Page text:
James borrowed two characters from the popular vampire series, Twilight. Through the fan fiction world she drummed up a huge readership. She then changed names of her characters and published it, chapter by chapter, through The Writer’s Coffee Shop, a book-loving community in Australia. The chapters were so popular with readers, The Writer's Coffee Shop published it as an e-book, it reached the top of The New York Times bestseller e-book list, leading Vintage Books (Random House) to offer James a publishing deal. The Fifty Shades trilogy has now sold over 70 million copies, outselling Harry Potter, and in August 2012, was the sole reason that e-books overtook print for the first time, after Fifty Shades sold two million copies in just four months.
That said, many in the industry agree: Fifty Shades would never have been published if it had gone through the established publishing channels; it would have been considered a risk because it was not well written enough, and because it belonged to a genre to which the establishment turned up its nose.
Which leads to the question: in our rapidly changing, mixed-up world, is the publishing establishment really the best judges of what readers really want? Has the received literary opinion silenced thousands of would-be authors? And more to the point, have their conservative attitudes left millions of dollars on the table?
It was no secret that even before the digital revolution kicked off, the publishing industry didn’t always get it right. In 2006 The Sunday Times sent In a Free State, the Booker-prize winning novel by VS Naipaul under a pseudonym, to 20 publishers. Each and every publisher rejected it. Earlier in July this year, JK Rowling’s new crime novel, written under the pseudonym Robert Galbraith was revealed to have been rejected by numerous publishers. And there are countless examples from the past. Diary of Anne Frank. Rejected. The Spy Who Came in From the Cold. Rejected. The Time Traveler's Wife. Rejected 40 times before an independent publisher took a risk. Audrey Nifenegger’s book went on to sell over seven million copies.
“The general public is a colossal mystery to the publishing industry,” says Andrew Crofts, a ghost writer, author of Secrets of the Italian Gardener and one-time small publisher. “One year you’ll try to sell them a misery memoir about someone who got sold into prostitution in Yemen and they won’t want to know it. A year later they’ll be paying ridiculous advances for any book like that because the people who go to Tesco suddenly love them. They are reactionary in what they publish.”
The hit-and-miss nature of the business has got some – even within the publishing establishment – wondering if there is a better way to do business. And whether the trend in self-publishing might provide the answer.
HarperCollins’ Scott Pack heads up authonomy, an experimental online community where writers publish their books for others to read, comment and recommend. Each month, the five most-liked books are read by HarperCollins editors and if suitable, are offered publishing deals. So far six writers have been “discovered” through authonomy. That doesn’t sound like a lot, but as Scott explains, the difficulty with democracy is that it is very corruptible.
“Sometimes we find the top ranked books at the end of each month aren’t really suitable for publication. It’s often the best networkers that rise to the top, not the best writers. If we can find a way to make sure the best stuff rises to the surface, then we can accelerate the level of publishing, which is why we are investing in a revamp for the site.”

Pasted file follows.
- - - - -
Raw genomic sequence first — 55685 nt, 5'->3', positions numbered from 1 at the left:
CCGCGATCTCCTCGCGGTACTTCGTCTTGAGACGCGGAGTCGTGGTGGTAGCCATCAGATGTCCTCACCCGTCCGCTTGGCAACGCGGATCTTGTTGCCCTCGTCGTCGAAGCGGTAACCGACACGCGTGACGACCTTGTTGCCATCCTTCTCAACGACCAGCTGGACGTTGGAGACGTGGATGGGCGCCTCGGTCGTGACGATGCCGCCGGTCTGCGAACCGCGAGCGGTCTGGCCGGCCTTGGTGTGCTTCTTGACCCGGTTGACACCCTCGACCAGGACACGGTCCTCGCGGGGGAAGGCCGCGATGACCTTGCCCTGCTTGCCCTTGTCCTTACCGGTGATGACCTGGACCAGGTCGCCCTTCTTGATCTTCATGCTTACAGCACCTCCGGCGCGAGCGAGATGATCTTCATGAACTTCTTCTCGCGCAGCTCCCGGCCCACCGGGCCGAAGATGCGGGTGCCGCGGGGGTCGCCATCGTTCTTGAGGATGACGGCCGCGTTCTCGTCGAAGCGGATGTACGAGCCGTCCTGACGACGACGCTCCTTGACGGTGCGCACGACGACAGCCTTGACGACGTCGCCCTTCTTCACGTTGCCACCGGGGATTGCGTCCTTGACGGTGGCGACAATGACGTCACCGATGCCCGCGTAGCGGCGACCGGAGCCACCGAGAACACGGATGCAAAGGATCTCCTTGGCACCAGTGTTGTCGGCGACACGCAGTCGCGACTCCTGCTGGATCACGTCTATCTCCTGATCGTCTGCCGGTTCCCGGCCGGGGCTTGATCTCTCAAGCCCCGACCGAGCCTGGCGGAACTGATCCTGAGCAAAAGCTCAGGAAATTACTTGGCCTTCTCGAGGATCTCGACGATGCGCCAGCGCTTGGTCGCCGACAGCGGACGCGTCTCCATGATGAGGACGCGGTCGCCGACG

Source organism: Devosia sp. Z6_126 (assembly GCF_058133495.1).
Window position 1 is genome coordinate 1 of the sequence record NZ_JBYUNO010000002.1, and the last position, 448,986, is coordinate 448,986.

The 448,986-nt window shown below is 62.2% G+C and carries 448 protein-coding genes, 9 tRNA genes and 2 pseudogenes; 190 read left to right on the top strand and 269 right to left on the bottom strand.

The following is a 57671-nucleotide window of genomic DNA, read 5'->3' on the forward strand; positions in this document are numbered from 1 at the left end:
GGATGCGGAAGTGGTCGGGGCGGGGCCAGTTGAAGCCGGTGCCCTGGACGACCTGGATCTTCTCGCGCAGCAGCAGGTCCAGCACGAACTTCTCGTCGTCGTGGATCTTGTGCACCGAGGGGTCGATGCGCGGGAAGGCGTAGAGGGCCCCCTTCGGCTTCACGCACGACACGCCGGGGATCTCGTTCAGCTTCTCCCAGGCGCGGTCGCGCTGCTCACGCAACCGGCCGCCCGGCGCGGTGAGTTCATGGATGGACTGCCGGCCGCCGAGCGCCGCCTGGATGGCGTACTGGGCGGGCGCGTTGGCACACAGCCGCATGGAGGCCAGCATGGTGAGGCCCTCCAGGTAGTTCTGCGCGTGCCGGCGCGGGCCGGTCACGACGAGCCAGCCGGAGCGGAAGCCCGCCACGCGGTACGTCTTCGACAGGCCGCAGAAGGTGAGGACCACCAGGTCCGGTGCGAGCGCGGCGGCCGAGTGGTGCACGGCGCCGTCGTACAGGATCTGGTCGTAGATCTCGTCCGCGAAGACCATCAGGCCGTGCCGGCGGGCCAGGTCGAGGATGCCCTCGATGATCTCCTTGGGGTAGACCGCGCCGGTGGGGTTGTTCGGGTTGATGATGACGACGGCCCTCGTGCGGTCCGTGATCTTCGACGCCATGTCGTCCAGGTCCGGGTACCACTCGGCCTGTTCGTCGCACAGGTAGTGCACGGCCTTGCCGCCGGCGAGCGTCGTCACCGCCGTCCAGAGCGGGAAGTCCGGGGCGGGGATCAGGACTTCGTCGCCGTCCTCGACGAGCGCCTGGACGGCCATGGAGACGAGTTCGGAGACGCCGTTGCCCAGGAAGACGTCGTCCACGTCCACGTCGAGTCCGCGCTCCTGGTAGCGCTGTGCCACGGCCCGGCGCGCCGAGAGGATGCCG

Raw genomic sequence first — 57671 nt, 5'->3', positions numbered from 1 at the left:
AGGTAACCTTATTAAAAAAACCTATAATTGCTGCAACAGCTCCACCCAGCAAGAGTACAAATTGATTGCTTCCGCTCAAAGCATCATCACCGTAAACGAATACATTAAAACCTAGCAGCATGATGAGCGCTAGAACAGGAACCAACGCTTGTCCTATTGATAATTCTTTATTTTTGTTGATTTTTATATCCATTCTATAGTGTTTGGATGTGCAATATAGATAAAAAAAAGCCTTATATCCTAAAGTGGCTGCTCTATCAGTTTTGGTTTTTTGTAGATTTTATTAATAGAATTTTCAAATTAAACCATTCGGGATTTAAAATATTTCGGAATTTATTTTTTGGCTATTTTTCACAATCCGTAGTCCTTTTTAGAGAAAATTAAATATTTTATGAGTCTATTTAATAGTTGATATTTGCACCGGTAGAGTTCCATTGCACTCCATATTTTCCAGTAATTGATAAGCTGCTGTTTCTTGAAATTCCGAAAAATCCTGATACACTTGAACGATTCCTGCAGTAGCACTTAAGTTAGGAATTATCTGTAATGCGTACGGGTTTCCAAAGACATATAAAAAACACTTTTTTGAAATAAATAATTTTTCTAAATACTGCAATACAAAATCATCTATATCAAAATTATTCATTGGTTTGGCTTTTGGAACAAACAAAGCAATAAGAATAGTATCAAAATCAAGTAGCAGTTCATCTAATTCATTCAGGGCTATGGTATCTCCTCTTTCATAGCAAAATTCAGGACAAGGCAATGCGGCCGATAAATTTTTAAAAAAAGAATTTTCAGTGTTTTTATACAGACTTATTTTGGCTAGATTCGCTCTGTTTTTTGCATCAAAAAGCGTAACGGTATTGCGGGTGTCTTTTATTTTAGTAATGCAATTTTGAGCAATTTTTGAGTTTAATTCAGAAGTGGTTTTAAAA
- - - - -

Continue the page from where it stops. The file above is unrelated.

A similar site is Wattpad, created by Canadian entrepreneur Allen Lau. It has built itself up over six years now has a membership of millions writing in 25 languages (after English, the most popular language are Spanish, Dutch and Filipino), with 1.7bn minute views per month. Increasingly, publishers and music companies are looking at it as an aid to promotion and are using it to spot new talent. 18-year-old writer Abigail Gibbs secured a six-figure sum from HarperCollins after she published the first five chapters of her vampire novel on Wattpad, and teenage readers responded with an insatiable demand for more blood.
And it’s not just vampire fiction that is making it big through self-published gateways. Richard House’s novel, The Kill, nominated for the Man Booker Prize 2013, is a 900-page novel that was first published digitally in four parts, with the first given away in exchange for a mention on Twitter.
Indie Reader editor Amy Edelman comments: “Self-publishing is the new slush pile [the term literary agents give unsolicited manuscripts] with the advantage that you get reader response.”
HarperCollins’ Scott Pack agrees. “Writing has turned into a democratic process. It’s no longer a system of benign dictatorships. The risk is being spread. For us, lots and lots of people self-publishing means that the writers can take all the risk, we’ll see which one works the best, and then we’ll go in there.”
I experimented with Wattpad and authonomy for my narrative non-fiction book Homeland, charting a journey I made as a journalist both into Nelson Mandela’s heartland and into my own white South African heart. By publishing a few chapters online and promoting them via Facebook and Twitter, I was able to connect with potential readers and gauge a diverse opinion of the book – not just the opinion of one, very powerful gatekeeper. The result: I was approached by a literary agent, made contact with a very influential former ANC MP who offered to read my manuscript, and developed the confidence to self-publish Homeland, should it not find a traditional publisher.
Andrew Crofts - whose latest book, Secrets of the Italian Gardener, was optioned for film rights via Wattpad, even before it was published - is buoyant about the fresh air that is being breathed into publishing. “Before you were helpless as a writer; there was an awful despondency. The business people had convinced us that if a book does not make business sense, it’s not good art. Now the writers are back in control. We are working more like the artist.”